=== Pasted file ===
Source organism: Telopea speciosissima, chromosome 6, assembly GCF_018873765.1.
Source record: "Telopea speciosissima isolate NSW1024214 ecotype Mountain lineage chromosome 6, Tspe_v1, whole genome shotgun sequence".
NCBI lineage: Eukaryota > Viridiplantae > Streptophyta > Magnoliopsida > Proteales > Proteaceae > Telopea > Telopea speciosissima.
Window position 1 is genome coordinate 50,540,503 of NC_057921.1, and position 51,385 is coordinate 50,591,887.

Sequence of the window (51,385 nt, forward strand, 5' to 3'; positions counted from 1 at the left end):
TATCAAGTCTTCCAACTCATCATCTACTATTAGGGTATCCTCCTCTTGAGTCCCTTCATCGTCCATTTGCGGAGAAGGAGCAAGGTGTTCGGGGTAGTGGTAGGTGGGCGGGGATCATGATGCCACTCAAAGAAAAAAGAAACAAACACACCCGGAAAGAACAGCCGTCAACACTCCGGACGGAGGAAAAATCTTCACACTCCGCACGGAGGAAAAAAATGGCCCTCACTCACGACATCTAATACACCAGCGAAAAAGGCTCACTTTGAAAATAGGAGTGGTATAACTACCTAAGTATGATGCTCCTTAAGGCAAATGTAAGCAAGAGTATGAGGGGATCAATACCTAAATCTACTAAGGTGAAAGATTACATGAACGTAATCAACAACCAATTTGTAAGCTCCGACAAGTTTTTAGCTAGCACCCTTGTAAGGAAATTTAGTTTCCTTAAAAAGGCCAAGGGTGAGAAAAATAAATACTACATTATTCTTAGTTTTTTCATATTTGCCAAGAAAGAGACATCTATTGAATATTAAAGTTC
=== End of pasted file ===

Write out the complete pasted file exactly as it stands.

Source organism: Telopea speciosissima, chromosome 6, assembly GCF_018873765.1.
Source record: "Telopea speciosissima isolate NSW1024214 ecotype Mountain lineage chromosome 6, Tspe_v1, whole genome shotgun sequence".
NCBI lineage: Eukaryota > Viridiplantae > Streptophyta > Magnoliopsida > Proteales > Proteaceae > Telopea > Telopea speciosissima.
Window position 1 is genome coordinate 50,540,503 of NC_057921.1, and position 51,385 is coordinate 50,591,887.

Sequence of the window (51,385 nt, forward strand, 5' to 3'; positions counted from 1 at the left end):
TATCAAGTCTTCCAACTCATCATCTACTATTAGGGTATCCTCCTCTTGAGTCCCTTCATCGTCCATTTGCGGAGAAGGAGCAAGGTGTTCGGGGTAGTGGTAGGTGGGCGGGGATCATGATGCCACTCAAAGAAAAAAGAAACAAACACACCCGGAAAGAACAGCCGTCAACACTCCGGACGGAGGAAAAATCTTCACACTCCGCACGGAGGAAAAAAATGGCCCTCACTCACGACATCTAATACACCAGCGAAAAAGGCTCACTTTGAAAATAGGAGTGGTATAACTACCTAAGTATGATGCTCCTTAAGGCAAATGTAAGCAAGAGTATGAGGGGATCAATACCTAAATCTACTAAGGTGAAAGATTACATGAACGTAATCAACAACCAATTTGTAAGCTCCGACAAGTTTTTAGCTAGCACCCTTGTAAGGAAATTTAGTTTCCTTAAAAAGGCCAAGGGTGAGAAAAATAAATACTACATTATTCTTAGTTTTTTCATATTTGCCAAGAAAGAGACATCTATTGAATATTAAAGTTC